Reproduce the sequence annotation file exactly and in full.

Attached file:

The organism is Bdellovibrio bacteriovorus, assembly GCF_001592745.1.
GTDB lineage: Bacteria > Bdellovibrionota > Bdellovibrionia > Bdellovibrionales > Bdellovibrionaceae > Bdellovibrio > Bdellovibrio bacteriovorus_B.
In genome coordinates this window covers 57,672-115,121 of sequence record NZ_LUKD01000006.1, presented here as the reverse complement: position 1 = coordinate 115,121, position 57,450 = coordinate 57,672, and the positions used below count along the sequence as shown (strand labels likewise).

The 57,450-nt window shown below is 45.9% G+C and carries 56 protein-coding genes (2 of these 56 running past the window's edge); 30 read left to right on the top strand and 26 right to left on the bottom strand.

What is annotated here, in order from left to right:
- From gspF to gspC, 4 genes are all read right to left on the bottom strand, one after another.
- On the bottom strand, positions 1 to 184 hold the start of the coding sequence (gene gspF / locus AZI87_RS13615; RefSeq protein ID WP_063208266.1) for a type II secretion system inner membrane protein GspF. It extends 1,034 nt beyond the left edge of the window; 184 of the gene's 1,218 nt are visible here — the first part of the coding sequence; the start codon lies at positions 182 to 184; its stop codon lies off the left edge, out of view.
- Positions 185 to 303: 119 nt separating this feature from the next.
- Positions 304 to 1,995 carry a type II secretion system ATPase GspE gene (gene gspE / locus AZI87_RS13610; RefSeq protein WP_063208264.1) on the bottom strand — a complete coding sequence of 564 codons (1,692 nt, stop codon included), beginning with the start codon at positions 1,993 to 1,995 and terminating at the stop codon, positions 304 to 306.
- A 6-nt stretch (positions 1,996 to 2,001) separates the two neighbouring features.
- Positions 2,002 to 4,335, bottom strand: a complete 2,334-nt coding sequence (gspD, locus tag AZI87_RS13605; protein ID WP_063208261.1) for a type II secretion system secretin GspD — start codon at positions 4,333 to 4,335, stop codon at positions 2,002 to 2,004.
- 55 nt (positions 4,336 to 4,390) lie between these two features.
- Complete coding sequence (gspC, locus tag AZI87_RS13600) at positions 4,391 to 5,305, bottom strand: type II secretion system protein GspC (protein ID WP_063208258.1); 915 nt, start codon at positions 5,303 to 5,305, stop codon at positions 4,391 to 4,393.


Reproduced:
The organism is Bdellovibrio bacteriovorus, assembly GCF_001592745.1.
GTDB lineage: Bacteria > Bdellovibrionota > Bdellovibrionia > Bdellovibrionales > Bdellovibrionaceae > Bdellovibrio > Bdellovibrio bacteriovorus_B.
In genome coordinates this window covers 57,672-115,121 of sequence record NZ_LUKD01000006.1, presented here as the reverse complement: position 1 = coordinate 115,121, position 57,450 = coordinate 57,672, and the positions used below count along the sequence as shown (strand labels likewise).

The 57,450-nt window shown below is 45.9% G+C and carries 56 protein-coding genes (2 of these 56 running past the window's edge); 30 read left to right on the top strand and 26 right to left on the bottom strand.

What is annotated here, in order from left to right:
- From gspF to gspC, 4 genes are all read right to left on the bottom strand, one after another.
- On the bottom strand, positions 1 to 184 hold the start of the coding sequence (gene gspF / locus AZI87_RS13615; RefSeq protein ID WP_063208266.1) for a type II secretion system inner membrane protein GspF. It extends 1,034 nt beyond the left edge of the window; 184 of the gene's 1,218 nt are visible here — the first part of the coding sequence; the start codon lies at positions 182 to 184; its stop codon lies off the left edge, out of view.
- Positions 185 to 303: 119 nt separating this feature from the next.
- Positions 304 to 1,995 carry a type II secretion system ATPase GspE gene (gene gspE / locus AZI87_RS13610; RefSeq protein WP_063208264.1) on the bottom strand — a complete coding sequence of 564 codons (1,692 nt, stop codon included), beginning with the start codon at positions 1,993 to 1,995 and terminating at the stop codon, positions 304 to 306.
- A 6-nt stretch (positions 1,996 to 2,001) separates the two neighbouring features.
- Positions 2,002 to 4,335, bottom strand: a complete 2,334-nt coding sequence (gspD, locus tag AZI87_RS13605; protein ID WP_063208261.1) for a type II secretion system secretin GspD — start codon at positions 4,333 to 4,335, stop codon at positions 2,002 to 2,004.
- 55 nt (positions 4,336 to 4,390) lie between these two features.
- Complete coding sequence (gspC, locus tag AZI87_RS13600) at positions 4,391 to 5,305, bottom strand: type II secretion system protein GspC (protein ID WP_063208258.1); 915 nt, start codon at positions 5,303 to 5,305, stop codon at positions 4,391 to 4,393.